“I was recently out of the closet,” said Shidler, who was a part of a Brethren Mennonite gay and lesbian support group, a community with longstanding quilting traditions. “A group of us went to the March on Washington and as part of that, it was to see the AIDS quilt.”

Quilters across the country sewed panels to remember more than 100,000 AIDS victims. Pieced together and stretched across the National Mall, the quilt of memories was bigger than a football field.

“Being able to see the sadness around the representation of all those lives lost to AIDS was a really powerful thing,” Shidler said.

Given quilting’s rich history, some may be tempted to think there’s a right way to do it. But Rother encouraged breaking the rules, saying that the idea that there’s any one proper approach doesn’t bear out in reality.

“When you start to look at the quilts that exist in the world, they’re not like that,” she said. “I’ve studied a lot of garage sale quilts that break from the rigid rules of what you’re supposed to be doing. They’re still useful and beautiful heirloom pieces. I think as queer people, we’re already doing that, adjusting the norms to our experiences.”

For instance, the artist isn’t fussy about precision. Sometimes, she uses the width of a T-square-ruler — as opposed to taking measurements — one of the tools passed down from her architect grandfather. It’s a way of embedding that history in her work.

“You can also use your body, you can create your own language of measurements,” Rother said. “You could be like, ‘Everything is going to be my hand width’ or ‘Everything is going to be my elbow to my fingers.’”

Extended conversation with artist Grace Rother and MIAD junior Jadelyn Martinez.

After the discussion, students started their own projects. Jadelyn Martinez, a junior at MIAD, began work on a checkerboard quilt using fabric that represents each of her six roommates. Based on her color choices — there was bright pink, purple polka dots and lime green — they’re a loud bunch. She said she was the lime green, a color "with potential" that’s compatible with all of the others. Martinez is from Texas, so she’s far from home.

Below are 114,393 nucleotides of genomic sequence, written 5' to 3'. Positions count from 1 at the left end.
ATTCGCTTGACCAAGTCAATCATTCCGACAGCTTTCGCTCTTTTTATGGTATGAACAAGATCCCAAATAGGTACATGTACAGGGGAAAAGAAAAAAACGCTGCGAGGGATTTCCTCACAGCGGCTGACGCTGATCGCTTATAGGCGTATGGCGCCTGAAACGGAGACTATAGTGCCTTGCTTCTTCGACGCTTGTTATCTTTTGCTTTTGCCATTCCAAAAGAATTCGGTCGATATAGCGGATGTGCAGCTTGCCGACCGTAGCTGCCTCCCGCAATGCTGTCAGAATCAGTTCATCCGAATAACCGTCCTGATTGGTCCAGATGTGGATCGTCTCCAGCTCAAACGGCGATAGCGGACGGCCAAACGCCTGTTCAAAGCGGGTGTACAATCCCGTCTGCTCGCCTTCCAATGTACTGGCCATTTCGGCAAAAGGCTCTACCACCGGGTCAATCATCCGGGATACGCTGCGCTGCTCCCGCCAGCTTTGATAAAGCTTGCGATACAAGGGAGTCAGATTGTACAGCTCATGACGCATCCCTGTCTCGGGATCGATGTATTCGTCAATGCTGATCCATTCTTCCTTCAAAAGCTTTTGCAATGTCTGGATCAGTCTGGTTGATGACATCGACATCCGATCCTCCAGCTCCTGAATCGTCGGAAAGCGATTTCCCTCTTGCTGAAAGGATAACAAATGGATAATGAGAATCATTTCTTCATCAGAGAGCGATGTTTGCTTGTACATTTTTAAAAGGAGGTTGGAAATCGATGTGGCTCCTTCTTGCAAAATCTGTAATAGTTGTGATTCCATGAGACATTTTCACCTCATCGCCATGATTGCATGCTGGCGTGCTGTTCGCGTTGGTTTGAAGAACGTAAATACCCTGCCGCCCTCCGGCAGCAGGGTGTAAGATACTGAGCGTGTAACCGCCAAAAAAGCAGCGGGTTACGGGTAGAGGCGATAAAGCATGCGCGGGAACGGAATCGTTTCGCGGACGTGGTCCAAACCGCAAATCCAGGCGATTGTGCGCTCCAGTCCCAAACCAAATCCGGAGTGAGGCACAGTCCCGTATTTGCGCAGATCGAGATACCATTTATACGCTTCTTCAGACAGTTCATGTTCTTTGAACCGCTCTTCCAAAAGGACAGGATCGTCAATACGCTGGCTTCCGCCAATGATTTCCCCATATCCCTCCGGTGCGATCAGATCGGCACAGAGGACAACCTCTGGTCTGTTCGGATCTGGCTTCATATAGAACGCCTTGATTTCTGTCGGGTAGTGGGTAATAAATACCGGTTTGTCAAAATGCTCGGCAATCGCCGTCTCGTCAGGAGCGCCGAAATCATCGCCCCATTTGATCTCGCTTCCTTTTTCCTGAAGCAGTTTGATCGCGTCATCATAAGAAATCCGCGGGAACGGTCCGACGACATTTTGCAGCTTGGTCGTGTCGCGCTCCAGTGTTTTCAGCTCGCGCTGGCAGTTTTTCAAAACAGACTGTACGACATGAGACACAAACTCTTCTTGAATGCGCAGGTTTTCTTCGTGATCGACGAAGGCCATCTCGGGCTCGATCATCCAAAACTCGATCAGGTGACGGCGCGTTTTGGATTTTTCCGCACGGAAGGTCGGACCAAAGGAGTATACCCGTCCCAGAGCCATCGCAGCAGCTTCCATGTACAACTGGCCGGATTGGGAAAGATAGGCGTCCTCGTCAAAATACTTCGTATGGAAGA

“Creating your own family is extremely important to me,” she said, speaking of the family she’s found in Milwaukee. “I thought it would be cute to make a little banner to go in our living room. Like a family portrait almost.”

Junior Kaitlynn Lyzenga is one of Martinez’s roommates and attended the workshop too. (Martinez said Lyzenga was represented by a bright blue, Smurf-printed fabric.) Lyzenga decided they’d attempt a more traditional pattern, using bright green to complement a goat-printed fabric.

“Basically, it’s a demon goat thing,” Lyzenga explained. “I’m going to make a little housetop pattern. He’s going to be at the center. He’s going to be the hearth of the home.”

Watching it all, Rother was delighted, noting that quilting has long been a way for artists to express themselves.

“It’s really cool to see these old patterns being used with digitally printed fabric and demonic goat heads — which we got several of,” Rother said, laughing. “It’s just so interesting to see what sticks around and what gets left behind.”

It’s like watching quilting evolve right before our eyes. The art form, she said, is alive and well.

Lina is a WUWM news reporter.